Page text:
The Trinity Solves the First Philosophical Question about Reality
by Sean McDowell
How is there both unity and diversity in reality? Why is there both change and sameness over time?
According to Frederick Copleston, in his massive ten-volume A History of Philosophy, these questions relate to the first philosophical issue people wrestled with, which is often called the problem of the one and the many. In the 5th and 6th centuries B.C., Greek philosophers wanted to know what accounted for both the unity and diversity within nature and so they began to offer various theories for ultimate reality.
According to Copleston: “We can already discern in them [ancient Greek philosophers] the notion of unity in difference and of difference as entering into unity” (21). Various philosophers differed over what they believed accounted for the unity of all things, but they agreed there must be some unifying element. Thales believed primary reality was water, Anaximenes claimed it was air, Pythagoras thought it was numbers, and Heraclitus argued for fire.
These philosophers were certainly on the right track in attempting to account for both unity and difference. If you think about it, our world consists of both. For instance, there is a family (unity) that is made up of many members—parents, siblings, aunts, grandparents, etc. (diversity). The United States is one country (unity) that is made up of many states (diversity). A team has many players. A company has many workers. And a body has many parts.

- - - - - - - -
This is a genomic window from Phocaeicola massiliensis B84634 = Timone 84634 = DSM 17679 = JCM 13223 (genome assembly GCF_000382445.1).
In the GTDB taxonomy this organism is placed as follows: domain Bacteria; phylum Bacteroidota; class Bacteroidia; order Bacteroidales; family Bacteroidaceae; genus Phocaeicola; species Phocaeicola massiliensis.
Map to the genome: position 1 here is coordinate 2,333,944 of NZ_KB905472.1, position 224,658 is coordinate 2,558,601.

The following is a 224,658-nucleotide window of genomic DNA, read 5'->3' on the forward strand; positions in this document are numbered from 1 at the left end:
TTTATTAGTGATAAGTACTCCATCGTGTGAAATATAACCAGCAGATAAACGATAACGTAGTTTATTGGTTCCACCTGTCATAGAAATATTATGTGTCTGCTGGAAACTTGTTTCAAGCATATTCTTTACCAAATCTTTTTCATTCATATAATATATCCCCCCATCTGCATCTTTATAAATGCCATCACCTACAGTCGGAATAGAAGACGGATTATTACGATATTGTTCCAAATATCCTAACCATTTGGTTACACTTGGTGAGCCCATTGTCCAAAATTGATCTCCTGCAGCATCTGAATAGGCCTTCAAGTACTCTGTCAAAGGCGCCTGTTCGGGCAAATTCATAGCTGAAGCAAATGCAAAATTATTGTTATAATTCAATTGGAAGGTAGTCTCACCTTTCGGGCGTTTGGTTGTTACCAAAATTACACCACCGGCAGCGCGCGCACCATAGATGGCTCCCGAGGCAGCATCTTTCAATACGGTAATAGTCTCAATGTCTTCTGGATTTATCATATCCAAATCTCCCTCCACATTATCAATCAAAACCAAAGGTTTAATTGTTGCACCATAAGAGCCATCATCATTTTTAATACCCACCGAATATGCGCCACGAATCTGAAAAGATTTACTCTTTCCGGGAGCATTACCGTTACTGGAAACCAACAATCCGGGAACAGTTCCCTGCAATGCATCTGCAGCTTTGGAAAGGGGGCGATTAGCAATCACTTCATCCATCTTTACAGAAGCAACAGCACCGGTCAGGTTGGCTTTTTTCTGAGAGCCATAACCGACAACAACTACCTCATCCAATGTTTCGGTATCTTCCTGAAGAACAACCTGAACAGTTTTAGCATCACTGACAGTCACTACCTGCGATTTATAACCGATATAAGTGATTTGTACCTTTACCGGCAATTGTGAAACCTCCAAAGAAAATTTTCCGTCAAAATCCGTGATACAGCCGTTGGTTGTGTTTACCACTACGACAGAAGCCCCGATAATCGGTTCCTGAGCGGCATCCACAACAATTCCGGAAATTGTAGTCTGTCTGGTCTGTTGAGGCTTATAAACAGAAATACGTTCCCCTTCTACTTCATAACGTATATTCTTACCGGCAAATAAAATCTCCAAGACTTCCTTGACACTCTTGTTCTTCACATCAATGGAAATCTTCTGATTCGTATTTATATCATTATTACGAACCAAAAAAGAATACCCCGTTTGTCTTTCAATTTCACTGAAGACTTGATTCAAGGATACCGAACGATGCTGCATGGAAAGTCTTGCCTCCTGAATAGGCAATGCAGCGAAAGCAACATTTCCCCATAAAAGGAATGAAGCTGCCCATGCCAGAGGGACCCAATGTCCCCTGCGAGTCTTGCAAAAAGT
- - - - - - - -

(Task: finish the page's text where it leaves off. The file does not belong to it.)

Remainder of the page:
Even the word “university” is the combination of two words—unity and diversity. Most universities in America were founded to teach a variety of subjects (diversity) under the umbrella of the Christian worldview (unity).
Any adequate worldview must be able to account for both the unity and diversity found within reality. Consider a few examples…
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